Jay Paul photo
Kaylee Ferguson, a sophomore at Lee-Davis High School, first noticed symptoms of scoliosis at age 4. Since then, her spine has been curving to the side. By this year, it had twisted into an S-shape. To correct the curvature, Dr. H. Robert Tuten suggested she try Kryptonite Bone Cement, a process approved by the FDA just days before her surgery
"At first, I was not sure," says Miriam Ferguson, Kaylee's mom as well as a critical-care nurse at Memorial Regional Medical Center. "[But] he said he could use half the number of instrumental [screws] and half the number of rods. ... I said to him, ‘Would you do this if it were your own child?' He said, ‘Absolutely.' " An avid soccer player, Kaylee was willing to try the new procedure because Tuten said it would mean a shorter recovery time. Rather than using two rods and 24 to 26 screws to hold the vertebrae in place, the puttylike Kryptonite requires just one rod and 12 to 13 screws. Kaylee was the first patient in the country to receive the treatment for scoliosis, Tuten says.
"You caulk that bone, and as it hardens, it will give them an instant fusion," says Tuten, a partner at Tuckahoe Orthopaedic Associates. Once done, he adds, the bone is corrected for life.
Within three weeks of Kaylee's May 18 surgery, she was functioning normally. "I was walking by the second day after surgery," says Kaylee, 15 (shown above with her mother). "And I was off painkillers [by] the third week." Miriam laughs, explaining that her daughter has no idea what improvements the Kryptonite substance offers scoliosis patients. Miriam, 50, also has scoliosis — but her surgery at age 12 was altogether different.
"I was in a cast from my neck down to below my waist for six months, in bed for four [of those months] and then got that changed to a different type of cast without a chin piece for three more months," she says, adding that she had to live at a hospital 90 miles away from her family for the four bedridden months.
Miriam's scoliosis surgery, in 1972, involved pulling her spine apart and into the correct shape. A Harrington rod was positioned along the inside of the curve and held in place by two hooks. Bone was taken from her hip crests, leaving 9-inch scars, and placed between the hooks to hold them together. "I lost eight units of blood," she says.
Tuten says Kryptonite has been used in Canada, Europe and the Caribbean for about five years. When using it to treat scoliosis, he says, an incision is still made, but each vertebrae is rotated individually, followed by the insertion of just one bar and about 13 screws to hold it in place. The Kryptonite is then pressed around the vertebrae. There is far less pain during recovery than in traditional scoliosis surgeries, he says, adding that there are many uses for Kryptonite. "It's like duct tape. You can use it for a lot of things that involve bone," Tuten says, such as heart surgery, neurosurgery and plastic surgery. "It's a game changer."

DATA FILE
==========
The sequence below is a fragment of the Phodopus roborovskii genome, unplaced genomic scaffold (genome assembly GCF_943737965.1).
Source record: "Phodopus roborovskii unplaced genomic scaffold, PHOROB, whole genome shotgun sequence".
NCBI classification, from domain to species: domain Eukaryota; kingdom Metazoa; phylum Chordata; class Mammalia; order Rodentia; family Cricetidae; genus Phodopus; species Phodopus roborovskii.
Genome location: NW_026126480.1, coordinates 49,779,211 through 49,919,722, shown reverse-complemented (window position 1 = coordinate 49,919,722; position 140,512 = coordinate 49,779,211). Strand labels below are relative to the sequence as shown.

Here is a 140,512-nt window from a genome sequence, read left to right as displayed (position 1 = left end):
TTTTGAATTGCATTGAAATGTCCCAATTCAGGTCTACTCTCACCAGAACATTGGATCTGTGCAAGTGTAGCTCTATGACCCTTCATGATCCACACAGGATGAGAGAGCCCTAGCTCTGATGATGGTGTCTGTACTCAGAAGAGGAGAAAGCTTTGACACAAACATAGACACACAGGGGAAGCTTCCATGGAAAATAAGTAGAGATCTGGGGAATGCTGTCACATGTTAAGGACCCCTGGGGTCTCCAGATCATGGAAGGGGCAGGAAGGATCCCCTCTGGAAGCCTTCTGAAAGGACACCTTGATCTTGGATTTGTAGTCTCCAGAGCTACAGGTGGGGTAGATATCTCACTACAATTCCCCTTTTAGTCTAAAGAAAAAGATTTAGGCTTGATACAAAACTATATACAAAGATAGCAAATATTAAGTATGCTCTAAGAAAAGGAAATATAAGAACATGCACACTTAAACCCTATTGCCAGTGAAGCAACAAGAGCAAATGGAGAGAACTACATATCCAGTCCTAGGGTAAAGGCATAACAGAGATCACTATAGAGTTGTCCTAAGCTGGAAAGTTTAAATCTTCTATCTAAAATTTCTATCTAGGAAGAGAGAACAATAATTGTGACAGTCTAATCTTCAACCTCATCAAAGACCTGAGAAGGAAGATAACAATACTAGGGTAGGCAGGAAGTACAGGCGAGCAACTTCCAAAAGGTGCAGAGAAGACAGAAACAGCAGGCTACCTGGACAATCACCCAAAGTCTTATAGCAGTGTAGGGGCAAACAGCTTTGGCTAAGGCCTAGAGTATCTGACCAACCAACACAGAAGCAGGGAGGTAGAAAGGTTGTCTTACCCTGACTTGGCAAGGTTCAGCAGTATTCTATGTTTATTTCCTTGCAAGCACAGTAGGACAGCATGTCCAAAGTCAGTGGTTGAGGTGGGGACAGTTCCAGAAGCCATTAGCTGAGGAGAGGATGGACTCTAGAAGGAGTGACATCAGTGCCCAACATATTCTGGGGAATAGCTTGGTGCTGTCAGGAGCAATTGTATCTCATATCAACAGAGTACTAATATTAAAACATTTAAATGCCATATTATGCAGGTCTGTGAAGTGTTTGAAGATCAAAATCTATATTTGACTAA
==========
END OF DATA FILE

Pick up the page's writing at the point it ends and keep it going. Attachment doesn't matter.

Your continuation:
Miriam says that St. Mary's Hospital has used Kryptonite several times to heal sternal wounds after open-heart surgery. "It's a very cutting-edge process," she says.
Tuten holds up a piece of hardened Kryptonite, explaining that it's a mixture of calcium mixed with two fatty acids, one of which is made from soy. "It makes a glue the bone can grow into," he says, adding that it hardens to become a porous substance similar to bone.
Another local physician who performs spinal surgery is taking a wait-and-see approach to using Kryptonite. "I tend to be more conservative," before adopting such a new technique, says Dr. E. Claiborne Irby Jr. of West End Orthopaedic Clinic. Yet, he adds, "The huge potential in orthopedics is to come up with something that will give you instant stability but allows bone to grow into it." If this is it, he says, "That would be huge."
Kaylee says the hardest part of her surgery was reducing her activity levels. But knowing about her mom's situation keeps her grateful. She also says she does not have any of the old aches and pain she had experienced from scoliosis.
"As a consequence of my surgery — this is probably not a bad thing — I cannot slouch to save my life," Kaylee says, laughing. In classroom situations where others relax or put their head on their desks, she's seated straight up. "I get compliments from my teachers for my good posture."